The bidding process for the eight franchises that will compete in the Indian Premier League has officially begun with the release of the prospectus for the inaugural Twenty20 competition beginning in April 2008. The tender inviting bids for the franchises will be announced sometime in December. Potential franchisees can submit bids for more than one city-team and must state the total fee they are offering for a franchise for the first ten-year term. The auction of players will immediately follow the awarding of the franchises. The prospectus also laid out the manner in which the IPL's revenue would be shared with the franchises. The franchises will receive 80% of the television revenue over the first two years, 70% in the third and fourth years, 60% between years five and ten, and 50% from the 11th year onwards. In addition, they will also receive 60% of the sponsorship revenue during the first ten years, after which they will receive 50%. Of the total amount to be distributed, 20% will be divided based on the final league positions of the franchises while the other 80% will be shared squally. The IPL's distribution model, which is based on their current forecasts for the first contracts for centralized television and sponsorship agreements, should be adjusted should the forecasts change. The competition comprises 59 matches and spans 44 days with each franchise playing the other on a home and away basis. The top four teams qualify for the semi-finals, the winners of which will contest the final. The two finalists will in turn qualify for the Champions Twenty20 tournament, which has been provisionally scheduled for October 2008. Each franchise's squad will have a minimum of 16 players and no more than four international players, drawn from the pool of contracted players, may play in a particular match. Four Under-21 players and four players from the franchise's catchment area must also be part of the squad, though these can be the same players.
Our first round-up of the IPL's finances shows the league generated $209 million in revenue in its second season, for an aggregate operating profit (earnings before interest, taxes and depreciation) of $89 million. The average franchise is worth $67 million, a 31% increase in just one year. The Rajasthan Royals, winners of the league's first championship, has risen in value by 71%. This despite the uncertainty and logistical headaches caused by moving this year's entire 59-game slate, including the final, to South Africa with only three weeks' notice. (After terror incidents, the Indian government was anxious about providing security as parliamentary elections coincided with the month-long season.) The IPL was conceived in 2007 near some hallowed ground for sports: in London's Wimbledon suburb. There, Lalit Modi, representing the Board of Control for Cricket in India (BCCI), the governing body of Indian cricket, and Andrew Wildblood, an executive at sports management powerhouse IMG, discussed the disconnect between cricket's worldwide popularity and the lack of commercial success of any domestic league. Their solution: a franchise ownership structure modeled after top U.S. sports leagues. Since then, the league has grown at breakneck speed.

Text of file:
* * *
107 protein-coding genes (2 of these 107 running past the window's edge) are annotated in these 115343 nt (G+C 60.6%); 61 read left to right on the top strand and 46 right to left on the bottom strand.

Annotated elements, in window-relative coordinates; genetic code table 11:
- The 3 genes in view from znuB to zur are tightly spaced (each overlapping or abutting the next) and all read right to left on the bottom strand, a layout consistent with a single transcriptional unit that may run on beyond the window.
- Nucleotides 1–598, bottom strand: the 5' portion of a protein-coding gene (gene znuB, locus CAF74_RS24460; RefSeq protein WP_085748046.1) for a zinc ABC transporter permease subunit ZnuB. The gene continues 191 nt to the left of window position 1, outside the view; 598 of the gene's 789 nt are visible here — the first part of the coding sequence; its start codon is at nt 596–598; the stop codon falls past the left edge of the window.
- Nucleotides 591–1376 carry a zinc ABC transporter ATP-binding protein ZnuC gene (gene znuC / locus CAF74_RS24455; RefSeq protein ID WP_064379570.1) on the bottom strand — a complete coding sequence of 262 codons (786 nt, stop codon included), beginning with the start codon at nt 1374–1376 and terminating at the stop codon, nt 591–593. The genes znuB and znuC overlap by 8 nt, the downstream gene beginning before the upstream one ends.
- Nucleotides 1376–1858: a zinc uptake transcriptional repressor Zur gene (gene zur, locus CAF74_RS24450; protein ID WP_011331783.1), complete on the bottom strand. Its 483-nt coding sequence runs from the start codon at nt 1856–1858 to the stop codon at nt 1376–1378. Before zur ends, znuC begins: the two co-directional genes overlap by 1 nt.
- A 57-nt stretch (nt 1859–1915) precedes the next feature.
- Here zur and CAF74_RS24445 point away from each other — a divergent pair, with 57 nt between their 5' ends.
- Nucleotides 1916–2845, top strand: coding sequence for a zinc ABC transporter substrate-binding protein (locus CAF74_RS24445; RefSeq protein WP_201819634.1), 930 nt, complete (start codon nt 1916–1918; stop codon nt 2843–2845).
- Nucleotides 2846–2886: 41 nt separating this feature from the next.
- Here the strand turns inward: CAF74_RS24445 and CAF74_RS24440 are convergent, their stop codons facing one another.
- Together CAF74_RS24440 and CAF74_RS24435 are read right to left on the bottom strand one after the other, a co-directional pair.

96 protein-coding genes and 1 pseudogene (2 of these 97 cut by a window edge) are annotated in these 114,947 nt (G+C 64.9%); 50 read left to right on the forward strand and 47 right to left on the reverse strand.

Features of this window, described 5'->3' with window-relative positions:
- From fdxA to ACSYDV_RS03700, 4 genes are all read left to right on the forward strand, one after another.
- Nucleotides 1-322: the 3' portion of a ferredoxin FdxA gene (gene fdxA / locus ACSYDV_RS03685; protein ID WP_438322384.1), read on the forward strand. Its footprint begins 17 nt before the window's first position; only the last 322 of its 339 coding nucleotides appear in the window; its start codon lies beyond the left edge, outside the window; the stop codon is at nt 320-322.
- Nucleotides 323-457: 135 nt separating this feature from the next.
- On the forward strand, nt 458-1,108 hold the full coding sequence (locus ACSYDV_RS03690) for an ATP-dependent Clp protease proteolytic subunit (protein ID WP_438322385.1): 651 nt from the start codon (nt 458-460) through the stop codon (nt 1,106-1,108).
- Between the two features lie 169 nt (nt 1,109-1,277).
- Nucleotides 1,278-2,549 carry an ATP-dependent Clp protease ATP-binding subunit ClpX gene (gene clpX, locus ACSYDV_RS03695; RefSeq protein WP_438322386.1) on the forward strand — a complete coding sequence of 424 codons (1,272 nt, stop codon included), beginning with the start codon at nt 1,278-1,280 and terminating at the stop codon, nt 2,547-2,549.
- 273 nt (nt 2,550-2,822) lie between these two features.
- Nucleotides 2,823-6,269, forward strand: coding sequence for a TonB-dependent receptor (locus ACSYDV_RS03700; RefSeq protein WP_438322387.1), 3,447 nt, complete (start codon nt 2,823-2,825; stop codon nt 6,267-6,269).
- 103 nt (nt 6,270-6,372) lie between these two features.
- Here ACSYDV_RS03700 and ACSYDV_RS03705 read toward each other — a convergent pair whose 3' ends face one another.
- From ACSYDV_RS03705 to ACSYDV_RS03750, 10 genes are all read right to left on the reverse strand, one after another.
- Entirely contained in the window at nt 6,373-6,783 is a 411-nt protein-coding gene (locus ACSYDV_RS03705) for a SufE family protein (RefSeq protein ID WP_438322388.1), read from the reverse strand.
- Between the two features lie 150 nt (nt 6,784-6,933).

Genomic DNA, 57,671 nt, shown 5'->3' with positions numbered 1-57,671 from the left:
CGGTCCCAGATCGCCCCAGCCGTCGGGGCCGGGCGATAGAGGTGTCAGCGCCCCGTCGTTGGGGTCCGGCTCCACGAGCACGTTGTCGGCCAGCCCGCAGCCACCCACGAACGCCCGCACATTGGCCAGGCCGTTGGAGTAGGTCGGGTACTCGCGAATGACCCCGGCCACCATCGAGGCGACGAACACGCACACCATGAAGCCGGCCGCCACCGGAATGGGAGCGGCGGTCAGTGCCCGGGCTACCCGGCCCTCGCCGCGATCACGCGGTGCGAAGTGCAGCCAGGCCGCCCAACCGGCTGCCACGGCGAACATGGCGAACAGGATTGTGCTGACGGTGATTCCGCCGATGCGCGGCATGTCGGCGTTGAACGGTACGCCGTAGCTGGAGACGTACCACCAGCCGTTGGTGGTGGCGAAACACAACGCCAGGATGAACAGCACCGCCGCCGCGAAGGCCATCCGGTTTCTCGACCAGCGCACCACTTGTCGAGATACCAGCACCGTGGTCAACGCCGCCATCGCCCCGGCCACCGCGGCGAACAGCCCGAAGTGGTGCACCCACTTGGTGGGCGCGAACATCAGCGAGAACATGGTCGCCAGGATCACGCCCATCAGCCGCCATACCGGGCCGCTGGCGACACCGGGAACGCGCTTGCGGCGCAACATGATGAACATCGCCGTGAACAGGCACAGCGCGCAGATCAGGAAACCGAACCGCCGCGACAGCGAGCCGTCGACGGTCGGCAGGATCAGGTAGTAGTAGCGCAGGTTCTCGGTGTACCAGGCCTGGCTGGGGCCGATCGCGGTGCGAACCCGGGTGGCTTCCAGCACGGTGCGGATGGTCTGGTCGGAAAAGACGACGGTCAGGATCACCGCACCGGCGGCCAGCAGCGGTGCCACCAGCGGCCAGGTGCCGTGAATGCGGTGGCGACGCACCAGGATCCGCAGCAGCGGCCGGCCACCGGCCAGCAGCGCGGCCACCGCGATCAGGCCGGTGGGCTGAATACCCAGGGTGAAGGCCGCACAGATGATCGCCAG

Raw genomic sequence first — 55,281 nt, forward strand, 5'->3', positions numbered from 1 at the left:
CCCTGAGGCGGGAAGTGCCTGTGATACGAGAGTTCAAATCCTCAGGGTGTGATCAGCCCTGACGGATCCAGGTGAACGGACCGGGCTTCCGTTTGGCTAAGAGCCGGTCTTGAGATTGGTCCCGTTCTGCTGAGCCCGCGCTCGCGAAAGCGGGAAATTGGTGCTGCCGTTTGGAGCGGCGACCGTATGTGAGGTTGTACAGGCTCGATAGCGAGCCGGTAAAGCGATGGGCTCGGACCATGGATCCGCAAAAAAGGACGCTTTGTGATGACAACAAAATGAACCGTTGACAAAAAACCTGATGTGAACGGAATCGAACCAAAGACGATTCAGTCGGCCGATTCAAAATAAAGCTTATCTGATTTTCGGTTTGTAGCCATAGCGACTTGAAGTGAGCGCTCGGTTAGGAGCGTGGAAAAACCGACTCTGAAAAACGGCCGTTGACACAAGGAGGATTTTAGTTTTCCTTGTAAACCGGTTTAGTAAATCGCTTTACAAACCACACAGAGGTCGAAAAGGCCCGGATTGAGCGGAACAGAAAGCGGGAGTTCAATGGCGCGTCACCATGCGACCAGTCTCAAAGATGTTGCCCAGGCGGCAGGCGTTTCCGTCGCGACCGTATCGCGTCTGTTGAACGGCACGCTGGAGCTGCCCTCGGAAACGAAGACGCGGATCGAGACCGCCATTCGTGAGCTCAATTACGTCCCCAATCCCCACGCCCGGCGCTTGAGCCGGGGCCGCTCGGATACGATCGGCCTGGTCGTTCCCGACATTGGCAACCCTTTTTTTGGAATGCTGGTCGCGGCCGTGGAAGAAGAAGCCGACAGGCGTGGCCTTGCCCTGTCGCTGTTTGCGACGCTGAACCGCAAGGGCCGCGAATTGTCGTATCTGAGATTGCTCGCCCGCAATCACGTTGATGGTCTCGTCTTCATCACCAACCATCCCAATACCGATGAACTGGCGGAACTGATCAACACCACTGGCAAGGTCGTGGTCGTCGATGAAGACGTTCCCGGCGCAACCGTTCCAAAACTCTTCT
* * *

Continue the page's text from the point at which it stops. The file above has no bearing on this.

In January 2008, eight IPL teams were auctioned for a combined $724 million (to be paid in 10 annual installments to the nonprofit BCCI, an umbrella for the IPL). Just three months later, the Redskins' "First Ladies of Football" were flown in to shake their pom-poms at the sold-out opener. Proceeds from the auction, as well as portions of national media and sponsorship deals, are reinvested, mostly in India's aging (as far back as the 19th century) cricket stadiums, including some of the 10 rented by IPL teams for $100,000 per match. How successful was that first season? The 2008 semifinals and final drew 62 million viewers in India, with a per-match average of 11% of the nation's total cable audience. In the months that followed,...
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